12. This is probably a simple enough add-on. I find myself self constantly switching backgrounds depending on what I may be working on during the design process in the entertainment industry. I typically jump between a single color black, single color white, and a single color black with lit fog enabled. Occasionally I may also include a single color blue. The background choice is dependent on what I want to see and what render mode I happen to be using. OpenGL with or without colors/textures, Hidden Line, or RenderWorks. Anyone else find themselves swapping backgrounds during your design process?
  13. I have to say, the past few days have been infuriating due to this issue. I’ve never had to restart the application so many times. Multiple times per day. Sometimes multiple re-starts in an hour.
  14. Symo, it can be a bit of a time saver if you go ahead and set up your first inserted fixture exactly how you want it; turned on, lit fog (or not) correct gobo, set intensity level, color, class, etc., and then duplicate it. At that point you only need move it into place and re-focus.
  15. So what happened to the “replicated simply abs reliably in house”? I haven’t seen this problem in a while but it has shown back up in the past few days causing multiple restarts. So very frustrating. I’ll try the arbitrary resetting of Custom Renderworks settings.
  16. That is actually a very loaded question. I try to minimize my usage of a lot of the functionality that Spotlight provides. That functionality is very useful and powerful, but it also is the major culprit in what slows the application down. My priority, with my typical work load, is to spit out information as quickly and efficiently as possible while still maintaining a consistent look to my drawings. It is always a question of whether I want to follow the Spotlight process or use my personal workflows. That involves an entire library of custom symbols, a ton of unique saved views, design layers, sheet layers, etc. It’s just a question of how you want to work. The VW world in general has decidedly opted for a “Spotlight-centric” workflow; basically using it as a plug-and-play solution. I suppose I am one of the dinosaurs that is marching to the beat of a different drummer. Where I really run into problems is when I have to start mixing the two workflows by either dragging in a Spotlight symbol or collaborating with someone outside of my workflow.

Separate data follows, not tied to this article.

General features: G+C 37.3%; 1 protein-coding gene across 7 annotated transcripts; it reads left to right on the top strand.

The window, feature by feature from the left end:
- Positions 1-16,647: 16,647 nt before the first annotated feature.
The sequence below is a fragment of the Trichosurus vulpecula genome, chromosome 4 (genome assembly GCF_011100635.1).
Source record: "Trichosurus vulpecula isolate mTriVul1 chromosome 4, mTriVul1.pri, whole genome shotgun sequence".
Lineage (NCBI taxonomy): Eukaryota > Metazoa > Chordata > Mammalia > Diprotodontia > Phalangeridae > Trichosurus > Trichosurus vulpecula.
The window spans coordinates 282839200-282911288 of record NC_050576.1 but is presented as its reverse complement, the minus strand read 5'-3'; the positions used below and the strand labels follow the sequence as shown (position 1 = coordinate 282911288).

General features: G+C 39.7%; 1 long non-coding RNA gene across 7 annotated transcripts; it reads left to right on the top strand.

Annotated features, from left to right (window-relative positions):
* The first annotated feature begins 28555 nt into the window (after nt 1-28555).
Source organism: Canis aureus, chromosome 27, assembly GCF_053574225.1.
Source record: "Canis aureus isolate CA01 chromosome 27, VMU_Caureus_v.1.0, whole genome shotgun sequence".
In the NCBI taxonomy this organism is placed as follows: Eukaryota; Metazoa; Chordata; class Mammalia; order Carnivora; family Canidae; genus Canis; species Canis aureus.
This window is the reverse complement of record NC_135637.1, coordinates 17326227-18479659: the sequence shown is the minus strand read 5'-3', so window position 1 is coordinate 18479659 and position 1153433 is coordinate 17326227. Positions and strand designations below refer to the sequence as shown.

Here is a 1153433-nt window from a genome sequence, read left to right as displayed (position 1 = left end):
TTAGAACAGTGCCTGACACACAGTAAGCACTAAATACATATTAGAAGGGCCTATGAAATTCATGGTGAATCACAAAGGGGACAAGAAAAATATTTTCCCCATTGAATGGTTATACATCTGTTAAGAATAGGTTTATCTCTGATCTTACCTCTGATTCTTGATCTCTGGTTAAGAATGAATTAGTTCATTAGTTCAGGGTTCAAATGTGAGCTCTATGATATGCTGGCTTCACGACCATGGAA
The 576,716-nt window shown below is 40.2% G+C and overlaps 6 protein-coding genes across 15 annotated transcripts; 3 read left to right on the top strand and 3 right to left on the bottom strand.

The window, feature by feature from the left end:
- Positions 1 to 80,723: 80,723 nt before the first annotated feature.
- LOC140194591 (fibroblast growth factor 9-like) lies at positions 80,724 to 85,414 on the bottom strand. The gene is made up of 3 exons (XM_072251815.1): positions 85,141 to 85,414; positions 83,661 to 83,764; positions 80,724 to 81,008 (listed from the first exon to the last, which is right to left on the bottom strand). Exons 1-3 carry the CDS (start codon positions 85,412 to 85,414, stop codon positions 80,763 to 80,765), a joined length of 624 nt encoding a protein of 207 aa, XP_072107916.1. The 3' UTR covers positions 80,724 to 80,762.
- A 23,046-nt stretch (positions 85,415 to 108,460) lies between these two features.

17. There is a reality that much of the way that Spotlight works is based on theater lighting design. This is a prime example. The way the label legend works is another. Nothing particularly wrong with that, but you have to decide if you are going to completely stay in the Spotlight mindset or move forward with workflows that are more suitable to one’s particular discipline.
  18. I’ve not thought enough about this to really make a recommendation to the engineers, but perhaps when one checks a box, it should automatically highlight as well, assuming this is the next item you would want to modify. If you simply clicked on the item text and not the check mark it would highlight the selected item allowing for modifications as needed for any item.
  19. Agreed on the falloff settings; both of which are mildly dismal. I highly recommend setting up a new file and just spend a bit of time working with lighting. Keep the geometry simple so the renders don’t take forever. Experiment with floor surfaces you might want to use such as high gloss. Experiment with intensity, falloff (again...ugh, but you should know how those work and what effect to expect). Experiment with ambient lighting which often means turning it off but can sometimes be useful in a dark color and/or at low intensity to fill some shadows. Try gobos. Create your own gobos. Experiment with turning on reflections which dramatically increase rendering times but also increase realism. The more time you spend doing this, the more intuitive the process will become. It is very similar to theatrical lighting, but there are plenty of techniques to improve the look, reduce rendering times, etc.
  20. As James said, raising intensity beyond 100% is often necessary. I’ve had plenty of instances where I was well above 300% for that matter. Nice modeling by the way.
  21. I generally use the interpolated surface for those kinds of “organic” 3D shapes. Sean O’Skea has a great YouTube tutorial for this.
  22. I am not sure I follow Sam. DLVPs and SLVPs are not used exclusively. Often, they are used together.
  23. I see. So still presenting paperwork of some sort. I do understand that process. That is my argument for using DLVPs; you only draw once and can present anything you want however you want. Thanks for responding. Much appreciated.


7150 Riverwood Drive, Columbia, Maryland 21046, USA   |   Contact Us:   410-290-5114


© 2018 Vectorworks, Inc. All Rights Reserved. Vectorworks, Inc. is part of the Nemetschek Group.

  • Create New...